Onscreen iPad Keyboard Options for Kids

Updated: Oct 19, 2018

You've got your iPad or iPhone all set up and ready to do great things...but your onscreen keyboard is a complex system that you probably haven't given much thought to. We all pay attention to the games and apps we download for our kids, but take a second look at your device's current keyboard. Does it look a little different than the one above? How is your keyboard working for you or your kids?

When we look at keyboard options, it's important to consider features like: word prediction, visual presentation of commonly used keys, split keys, QWERTY or ABC format, microphone access for speech-to-text, and so much more! If you want to look at how you can customize your existing onscreen keyboard, check out this Lifewire article for a step-by-step guide.

If you're wanting to explore other third-party keyboarding extensions, we've made your research much easier by giving you our Top 5 Custom On-Screen Keyboards:

1. Keedogo & Keedogo Plus: ($.99/$2.99) Keedogo (photo above) is designed for children and young students who just started to read, write and type. The simplified layout helps beginning typers to focus on learning rather than being distracted by unnecessary functions. Keedogo Plus adds word prediction and cursor keys to speed up typing and build confidence.

2. Keeble: ($24.99) Keeble was developed by the same AssistiveWare company as Keedogo, but is geared more for users with fine motor or vision impairments. This app also supports alternative access (switch users) and can be customized for a wide array of users.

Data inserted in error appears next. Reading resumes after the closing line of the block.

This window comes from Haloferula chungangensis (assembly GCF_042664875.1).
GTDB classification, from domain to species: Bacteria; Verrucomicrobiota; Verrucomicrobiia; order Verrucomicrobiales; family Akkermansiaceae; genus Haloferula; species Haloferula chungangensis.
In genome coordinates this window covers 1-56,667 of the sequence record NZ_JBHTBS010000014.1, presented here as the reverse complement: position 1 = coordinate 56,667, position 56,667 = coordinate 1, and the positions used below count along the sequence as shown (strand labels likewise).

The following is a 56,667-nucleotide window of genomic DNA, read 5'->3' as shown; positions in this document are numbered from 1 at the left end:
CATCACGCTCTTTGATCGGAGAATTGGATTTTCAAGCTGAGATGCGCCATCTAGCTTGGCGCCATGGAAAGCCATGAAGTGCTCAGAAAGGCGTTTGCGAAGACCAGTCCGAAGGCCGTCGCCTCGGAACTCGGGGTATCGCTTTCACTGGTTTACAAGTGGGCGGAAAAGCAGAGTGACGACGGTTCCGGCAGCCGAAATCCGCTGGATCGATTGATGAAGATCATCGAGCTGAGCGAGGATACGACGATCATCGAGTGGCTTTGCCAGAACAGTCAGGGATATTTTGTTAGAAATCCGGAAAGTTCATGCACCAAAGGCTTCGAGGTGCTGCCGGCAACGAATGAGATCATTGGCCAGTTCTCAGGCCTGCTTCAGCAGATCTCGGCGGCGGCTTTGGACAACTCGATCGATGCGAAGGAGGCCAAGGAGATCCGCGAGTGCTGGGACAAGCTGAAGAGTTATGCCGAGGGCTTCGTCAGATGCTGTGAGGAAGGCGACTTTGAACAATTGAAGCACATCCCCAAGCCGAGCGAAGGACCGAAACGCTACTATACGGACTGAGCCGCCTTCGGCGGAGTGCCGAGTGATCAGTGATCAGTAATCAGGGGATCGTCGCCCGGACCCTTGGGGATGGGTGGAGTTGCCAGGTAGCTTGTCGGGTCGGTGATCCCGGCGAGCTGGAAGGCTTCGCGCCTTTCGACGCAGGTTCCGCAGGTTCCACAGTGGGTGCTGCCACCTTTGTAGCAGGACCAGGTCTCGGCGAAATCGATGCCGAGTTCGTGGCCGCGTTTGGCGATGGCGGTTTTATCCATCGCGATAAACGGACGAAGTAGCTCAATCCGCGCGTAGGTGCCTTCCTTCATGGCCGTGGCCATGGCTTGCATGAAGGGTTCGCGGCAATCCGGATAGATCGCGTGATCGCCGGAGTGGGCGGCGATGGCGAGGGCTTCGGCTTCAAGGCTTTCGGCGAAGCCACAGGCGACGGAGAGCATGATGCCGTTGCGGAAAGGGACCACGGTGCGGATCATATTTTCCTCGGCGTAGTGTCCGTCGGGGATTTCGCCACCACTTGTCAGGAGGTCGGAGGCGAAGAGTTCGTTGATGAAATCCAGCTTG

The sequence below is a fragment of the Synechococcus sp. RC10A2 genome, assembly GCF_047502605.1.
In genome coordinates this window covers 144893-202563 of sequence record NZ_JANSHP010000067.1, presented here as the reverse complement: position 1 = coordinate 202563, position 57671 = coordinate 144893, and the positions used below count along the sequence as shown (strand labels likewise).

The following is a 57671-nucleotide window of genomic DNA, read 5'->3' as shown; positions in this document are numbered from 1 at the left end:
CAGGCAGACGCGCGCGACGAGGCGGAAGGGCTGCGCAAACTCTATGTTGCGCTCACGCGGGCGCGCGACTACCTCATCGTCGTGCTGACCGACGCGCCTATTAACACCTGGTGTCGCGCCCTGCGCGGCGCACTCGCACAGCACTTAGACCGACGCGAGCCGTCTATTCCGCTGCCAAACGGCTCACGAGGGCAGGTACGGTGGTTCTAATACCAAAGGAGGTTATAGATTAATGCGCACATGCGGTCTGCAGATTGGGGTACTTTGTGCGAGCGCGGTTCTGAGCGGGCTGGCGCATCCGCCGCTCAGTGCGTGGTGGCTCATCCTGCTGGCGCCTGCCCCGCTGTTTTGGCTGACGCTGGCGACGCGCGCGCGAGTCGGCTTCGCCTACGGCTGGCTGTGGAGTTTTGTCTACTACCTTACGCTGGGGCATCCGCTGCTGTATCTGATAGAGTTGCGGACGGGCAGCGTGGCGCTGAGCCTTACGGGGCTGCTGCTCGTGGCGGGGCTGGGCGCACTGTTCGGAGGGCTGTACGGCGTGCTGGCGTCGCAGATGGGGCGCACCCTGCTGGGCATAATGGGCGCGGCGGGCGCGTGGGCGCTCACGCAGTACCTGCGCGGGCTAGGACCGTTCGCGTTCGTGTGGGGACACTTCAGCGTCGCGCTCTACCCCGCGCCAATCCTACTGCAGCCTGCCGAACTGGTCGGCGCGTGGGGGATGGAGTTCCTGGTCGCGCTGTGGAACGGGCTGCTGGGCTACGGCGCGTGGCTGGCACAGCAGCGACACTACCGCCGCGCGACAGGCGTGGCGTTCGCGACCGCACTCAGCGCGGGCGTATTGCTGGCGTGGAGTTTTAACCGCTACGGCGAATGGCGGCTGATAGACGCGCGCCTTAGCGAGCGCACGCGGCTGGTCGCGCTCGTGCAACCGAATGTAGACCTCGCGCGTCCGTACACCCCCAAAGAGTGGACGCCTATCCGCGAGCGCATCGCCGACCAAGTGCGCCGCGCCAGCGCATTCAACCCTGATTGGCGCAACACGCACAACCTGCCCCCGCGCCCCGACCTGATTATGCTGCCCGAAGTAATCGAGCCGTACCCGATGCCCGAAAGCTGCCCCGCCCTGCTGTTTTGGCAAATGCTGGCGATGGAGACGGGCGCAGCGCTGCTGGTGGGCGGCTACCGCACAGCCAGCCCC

3. SuperKeys: ($12.99) SuperKeys is good for users with mild to moderate physical disabilities or low vision. This keyboard gives you just seven large keys to target instead of more than 30 small ones! Just tap the cluster containing the letter you want, and then tap the letter in the enlarged cluster. There’s no double-tapping, no essential swiping, and no learning required. The new version allows for color contrast between clusters and is compatible with Crick Software programs (Clicker).

4. Swype: ($.99) Swype is a wonderful option for users with motor control issues (or one-handed typists) because it allows them to swype across the keyboard to the letters they select instead of controlled key selection. Swype allows users to generate custom gestures, dictionaries, word prediction, and auto correction.

5. SwiftKey: (FREE) SwiftKey in an intuitive keyboard that learns from you to generate word prediction, Emoji predictions, and auto-corrections based on your usage. The SwiftKey Flow option combines all of the powerful keyboard options with the Swype feature also! You can customize the color of your keyboard display, but other than that the ability to adjust the presentation of the keyboard is limited.

#assistivetechnology #occupationaltherapy #specialeducation #accessibility